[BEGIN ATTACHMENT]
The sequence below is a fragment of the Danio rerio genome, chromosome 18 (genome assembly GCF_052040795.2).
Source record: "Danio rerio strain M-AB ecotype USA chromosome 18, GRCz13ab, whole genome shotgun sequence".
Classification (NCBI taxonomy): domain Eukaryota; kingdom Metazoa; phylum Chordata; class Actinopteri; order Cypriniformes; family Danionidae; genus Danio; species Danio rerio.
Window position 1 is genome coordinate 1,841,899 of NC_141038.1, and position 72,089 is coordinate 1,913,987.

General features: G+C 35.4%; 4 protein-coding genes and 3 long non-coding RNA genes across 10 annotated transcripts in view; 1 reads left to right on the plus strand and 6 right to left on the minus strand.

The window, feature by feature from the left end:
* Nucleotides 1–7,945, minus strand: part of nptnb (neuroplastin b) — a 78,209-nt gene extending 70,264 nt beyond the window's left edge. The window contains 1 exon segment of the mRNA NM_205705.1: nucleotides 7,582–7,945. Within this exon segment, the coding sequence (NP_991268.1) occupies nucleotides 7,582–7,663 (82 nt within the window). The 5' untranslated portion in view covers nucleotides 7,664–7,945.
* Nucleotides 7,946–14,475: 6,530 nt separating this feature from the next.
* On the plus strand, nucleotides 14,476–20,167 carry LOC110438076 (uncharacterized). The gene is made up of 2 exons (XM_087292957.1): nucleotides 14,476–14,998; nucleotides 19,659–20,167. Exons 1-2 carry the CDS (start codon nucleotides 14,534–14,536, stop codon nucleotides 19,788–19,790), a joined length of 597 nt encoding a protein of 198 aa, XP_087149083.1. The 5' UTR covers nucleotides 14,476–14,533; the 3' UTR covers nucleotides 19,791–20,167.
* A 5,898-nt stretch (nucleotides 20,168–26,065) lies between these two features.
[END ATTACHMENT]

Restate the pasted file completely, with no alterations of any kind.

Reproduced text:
The sequence below is a fragment of the Danio rerio genome, chromosome 18 (genome assembly GCF_052040795.2).
Source record: "Danio rerio strain M-AB ecotype USA chromosome 18, GRCz13ab, whole genome shotgun sequence".
Classification (NCBI taxonomy): domain Eukaryota; kingdom Metazoa; phylum Chordata; class Actinopteri; order Cypriniformes; family Danionidae; genus Danio; species Danio rerio.
Window position 1 is genome coordinate 1,841,899 of NC_141038.1, and position 72,089 is coordinate 1,913,987.

General features: G+C 35.4%; 4 protein-coding genes and 3 long non-coding RNA genes across 10 annotated transcripts in view; 1 reads left to right on the plus strand and 6 right to left on the minus strand.

The window, feature by feature from the left end:
* Nucleotides 1–7,945, minus strand: part of nptnb (neuroplastin b) — a 78,209-nt gene extending 70,264 nt beyond the window's left edge. The window contains 1 exon segment of the mRNA NM_205705.1: nucleotides 7,582–7,945. Within this exon segment, the coding sequence (NP_991268.1) occupies nucleotides 7,582–7,663 (82 nt within the window). The 5' untranslated portion in view covers nucleotides 7,664–7,945.
* Nucleotides 7,946–14,475: 6,530 nt separating this feature from the next.
* On the plus strand, nucleotides 14,476–20,167 carry LOC110438076 (uncharacterized). The gene is made up of 2 exons (XM_087292957.1): nucleotides 14,476–14,998; nucleotides 19,659–20,167. Exons 1-2 carry the CDS (start codon nucleotides 14,534–14,536, stop codon nucleotides 19,788–19,790), a joined length of 597 nt encoding a protein of 198 aa, XP_087149083.1. The 5' UTR covers nucleotides 14,476–14,533; the 3' UTR covers nucleotides 19,791–20,167.
* A 5,898-nt stretch (nucleotides 20,168–26,065) lies between these two features.